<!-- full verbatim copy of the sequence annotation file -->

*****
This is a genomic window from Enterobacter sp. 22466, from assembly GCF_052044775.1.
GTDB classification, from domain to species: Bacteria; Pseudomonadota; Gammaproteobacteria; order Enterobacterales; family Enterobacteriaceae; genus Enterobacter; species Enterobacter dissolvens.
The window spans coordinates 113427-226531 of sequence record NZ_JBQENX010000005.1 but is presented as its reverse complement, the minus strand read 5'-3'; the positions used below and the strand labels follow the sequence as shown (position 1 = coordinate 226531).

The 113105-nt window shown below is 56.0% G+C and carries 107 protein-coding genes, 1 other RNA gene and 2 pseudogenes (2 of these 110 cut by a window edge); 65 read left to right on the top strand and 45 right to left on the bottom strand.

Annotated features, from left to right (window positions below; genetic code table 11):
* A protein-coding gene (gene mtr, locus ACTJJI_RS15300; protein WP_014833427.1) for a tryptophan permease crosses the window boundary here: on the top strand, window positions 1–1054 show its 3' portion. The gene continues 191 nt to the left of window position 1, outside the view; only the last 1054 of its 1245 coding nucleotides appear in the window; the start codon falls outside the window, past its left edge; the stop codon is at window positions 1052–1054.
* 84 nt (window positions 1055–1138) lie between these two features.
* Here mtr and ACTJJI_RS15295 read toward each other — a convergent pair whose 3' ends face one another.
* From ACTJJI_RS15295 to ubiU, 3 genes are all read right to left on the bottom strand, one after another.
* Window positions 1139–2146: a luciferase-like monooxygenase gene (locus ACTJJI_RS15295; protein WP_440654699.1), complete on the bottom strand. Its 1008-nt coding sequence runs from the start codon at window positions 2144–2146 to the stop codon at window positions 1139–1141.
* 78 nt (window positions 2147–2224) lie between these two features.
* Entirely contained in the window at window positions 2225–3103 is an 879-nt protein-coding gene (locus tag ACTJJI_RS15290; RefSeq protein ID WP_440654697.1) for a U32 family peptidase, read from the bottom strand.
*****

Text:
This is a genomic window from Enterobacter sp. 22466, from assembly GCF_052044775.1.
GTDB classification, from domain to species: Bacteria; Pseudomonadota; Gammaproteobacteria; order Enterobacterales; family Enterobacteriaceae; genus Enterobacter; species Enterobacter dissolvens.
The window spans coordinates 113427-226531 of sequence record NZ_JBQENX010000005.1 but is presented as its reverse complement, the minus strand read 5'-3'; the positions used below and the strand labels follow the sequence as shown (position 1 = coordinate 226531).

The 113105-nt window shown below is 56.0% G+C and carries 107 protein-coding genes, 1 other RNA gene and 2 pseudogenes (2 of these 110 cut by a window edge); 65 read left to right on the top strand and 45 right to left on the bottom strand.

Annotated features, from left to right (window positions below; genetic code table 11):
* A protein-coding gene (gene mtr, locus ACTJJI_RS15300; protein WP_014833427.1) for a tryptophan permease crosses the window boundary here: on the top strand, window positions 1–1054 show its 3' portion. The gene continues 191 nt to the left of window position 1, outside the view; only the last 1054 of its 1245 coding nucleotides appear in the window; the start codon falls outside the window, past its left edge; the stop codon is at window positions 1052–1054.
* 84 nt (window positions 1055–1138) lie between these two features.
* Here mtr and ACTJJI_RS15295 read toward each other — a convergent pair whose 3' ends face one another.
* From ACTJJI_RS15295 to ubiU, 3 genes are all read right to left on the bottom strand, one after another.
* Window positions 1139–2146: a luciferase-like monooxygenase gene (locus ACTJJI_RS15295; protein WP_440654699.1), complete on the bottom strand. Its 1008-nt coding sequence runs from the start codon at window positions 2144–2146 to the stop codon at window positions 1139–1141.
* 78 nt (window positions 2147–2224) lie between these two features.
* Entirely contained in the window at window positions 2225–3103 is an 879-nt protein-coding gene (locus tag ACTJJI_RS15290; RefSeq protein ID WP_440654697.1) for a U32 family peptidase, read from the bottom strand.